Former prime minister Manmohan Singh staked his first term on the nuclear agreement, which ended India’s three decades of nuclear isolation and held out the promise of billions of dollars in sales and thousands of jobs for U.S. energy companies. The U.S. government and private sector were stunned when India’s Parliament passed the liability law in 2010.
In the years since, India’s enthusiasm for nuclear power has been dampened by the nuclear disaster in Japan in 2011 and the difficulty of securing land on which to build nuclear reactors. Nuclear power today represents only about 2 percent of India’s total installed power capacity.
Obama and Modi said they had also made progress on other issues, including climate change, saying they are committed to phasing out carbon emissions and pursuing a “strong global climate agreement” at talks in Paris later this year. The two countries reached an agreement in September to help India shift to renewable fuels.
Asked whether the United States’ climate deal with China had put pressure on India to cut its emissions, Modi said that “India is an independent country.” He added that “there is no pressure on us from any country or any person” but that there is pressure on all people to combat climate change.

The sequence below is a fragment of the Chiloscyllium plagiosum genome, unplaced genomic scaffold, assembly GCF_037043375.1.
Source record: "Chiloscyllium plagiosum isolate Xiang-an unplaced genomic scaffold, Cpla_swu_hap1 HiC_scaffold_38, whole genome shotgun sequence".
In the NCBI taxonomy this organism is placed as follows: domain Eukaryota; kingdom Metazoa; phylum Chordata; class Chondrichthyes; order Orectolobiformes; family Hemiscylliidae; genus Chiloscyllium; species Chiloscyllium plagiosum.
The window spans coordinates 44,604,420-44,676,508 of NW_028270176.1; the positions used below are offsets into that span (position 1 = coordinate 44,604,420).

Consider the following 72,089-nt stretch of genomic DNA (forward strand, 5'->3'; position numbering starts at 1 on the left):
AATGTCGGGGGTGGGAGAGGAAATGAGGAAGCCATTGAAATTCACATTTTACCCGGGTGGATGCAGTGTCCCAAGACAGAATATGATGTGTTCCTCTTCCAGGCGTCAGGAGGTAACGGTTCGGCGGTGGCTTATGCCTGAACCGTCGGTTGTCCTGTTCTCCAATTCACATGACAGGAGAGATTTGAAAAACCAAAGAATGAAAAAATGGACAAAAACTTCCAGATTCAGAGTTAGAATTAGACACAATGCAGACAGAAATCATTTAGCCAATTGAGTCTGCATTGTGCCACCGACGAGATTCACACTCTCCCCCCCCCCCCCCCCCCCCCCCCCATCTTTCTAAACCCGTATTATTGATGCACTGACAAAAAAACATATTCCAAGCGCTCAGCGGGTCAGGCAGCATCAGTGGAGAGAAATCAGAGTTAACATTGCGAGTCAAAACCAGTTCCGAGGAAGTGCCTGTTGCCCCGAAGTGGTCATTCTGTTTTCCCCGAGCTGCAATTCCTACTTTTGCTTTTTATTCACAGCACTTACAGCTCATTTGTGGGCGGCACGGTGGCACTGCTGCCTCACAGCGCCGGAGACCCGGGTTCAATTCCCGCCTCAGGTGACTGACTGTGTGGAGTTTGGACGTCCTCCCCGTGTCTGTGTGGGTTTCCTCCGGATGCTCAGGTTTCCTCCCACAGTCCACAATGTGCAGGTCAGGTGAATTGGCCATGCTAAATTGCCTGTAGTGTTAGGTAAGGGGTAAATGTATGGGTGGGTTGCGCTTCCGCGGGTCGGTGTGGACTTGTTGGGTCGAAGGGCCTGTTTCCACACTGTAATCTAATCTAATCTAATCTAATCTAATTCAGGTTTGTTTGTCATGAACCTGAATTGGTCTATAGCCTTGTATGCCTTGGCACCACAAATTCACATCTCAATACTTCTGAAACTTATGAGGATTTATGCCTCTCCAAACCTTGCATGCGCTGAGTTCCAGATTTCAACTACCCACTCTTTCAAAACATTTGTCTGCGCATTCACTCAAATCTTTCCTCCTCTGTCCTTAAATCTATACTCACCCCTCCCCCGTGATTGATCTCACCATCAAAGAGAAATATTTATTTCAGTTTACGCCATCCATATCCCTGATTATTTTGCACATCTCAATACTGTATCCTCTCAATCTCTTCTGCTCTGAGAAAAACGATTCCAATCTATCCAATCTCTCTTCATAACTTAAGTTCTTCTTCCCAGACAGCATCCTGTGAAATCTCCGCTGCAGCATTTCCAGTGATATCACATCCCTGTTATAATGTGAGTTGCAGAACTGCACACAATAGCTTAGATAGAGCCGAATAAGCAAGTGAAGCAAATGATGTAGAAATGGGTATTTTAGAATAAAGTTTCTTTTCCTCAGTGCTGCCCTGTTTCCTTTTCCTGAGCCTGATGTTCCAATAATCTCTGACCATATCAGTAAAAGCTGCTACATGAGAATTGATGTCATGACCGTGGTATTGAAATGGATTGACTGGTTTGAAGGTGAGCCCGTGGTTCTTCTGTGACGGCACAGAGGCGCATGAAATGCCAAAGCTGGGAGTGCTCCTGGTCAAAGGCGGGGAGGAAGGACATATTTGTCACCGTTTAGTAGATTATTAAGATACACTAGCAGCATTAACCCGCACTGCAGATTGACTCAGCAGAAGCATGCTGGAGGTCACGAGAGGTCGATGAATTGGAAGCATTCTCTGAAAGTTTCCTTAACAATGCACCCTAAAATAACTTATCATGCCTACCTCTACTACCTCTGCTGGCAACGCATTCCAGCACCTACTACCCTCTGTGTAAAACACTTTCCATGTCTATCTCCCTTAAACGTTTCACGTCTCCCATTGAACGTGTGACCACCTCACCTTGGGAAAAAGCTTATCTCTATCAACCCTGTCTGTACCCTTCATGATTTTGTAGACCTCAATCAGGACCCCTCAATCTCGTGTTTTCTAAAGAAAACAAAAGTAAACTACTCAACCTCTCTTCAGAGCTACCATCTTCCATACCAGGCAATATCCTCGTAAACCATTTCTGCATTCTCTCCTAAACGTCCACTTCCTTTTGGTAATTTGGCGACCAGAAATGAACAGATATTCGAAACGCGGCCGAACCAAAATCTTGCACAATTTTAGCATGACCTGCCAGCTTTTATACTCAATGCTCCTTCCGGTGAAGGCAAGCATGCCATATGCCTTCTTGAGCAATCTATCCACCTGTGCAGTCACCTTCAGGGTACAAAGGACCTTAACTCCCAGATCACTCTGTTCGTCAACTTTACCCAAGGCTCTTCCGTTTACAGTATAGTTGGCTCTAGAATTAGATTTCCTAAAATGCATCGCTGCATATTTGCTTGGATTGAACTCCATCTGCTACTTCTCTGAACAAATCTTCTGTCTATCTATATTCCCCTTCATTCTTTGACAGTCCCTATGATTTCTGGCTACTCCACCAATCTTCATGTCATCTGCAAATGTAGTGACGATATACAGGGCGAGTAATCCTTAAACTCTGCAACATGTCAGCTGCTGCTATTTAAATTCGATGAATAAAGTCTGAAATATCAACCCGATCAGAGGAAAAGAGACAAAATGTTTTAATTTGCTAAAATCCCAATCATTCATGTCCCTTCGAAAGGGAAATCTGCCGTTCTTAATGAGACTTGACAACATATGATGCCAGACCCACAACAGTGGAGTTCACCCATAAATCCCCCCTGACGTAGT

Renewable energy is scarce and expensive here, and about 300 million people live without power. Coal power is growing rapidly.
The two countries also renewed their 10-year defense framework agreement and agreed in principle to pursue co-development of weapons. “Our relationship stands at a new level today,” Modi said.
The apparent progress was, in many ways, dwarfed by talk of the budding close relationship between the two men, which started when Modi came to Washington in September as the two countries looked to revive their stagnating relationship.
Modi broke with tradition and met Obama at the airport here, giving the president a bear hug after he bounded down from Air Force One. Obama was welcomed at a ceremony at the presidential palace on a cool, foggy afternoon, traveling there in a limousine trailed by dozens of red-clad men on horseback and receiving a 21-gun salute. On Sunday night, he and first lady Michelle Obama attended a state dinner at the palace.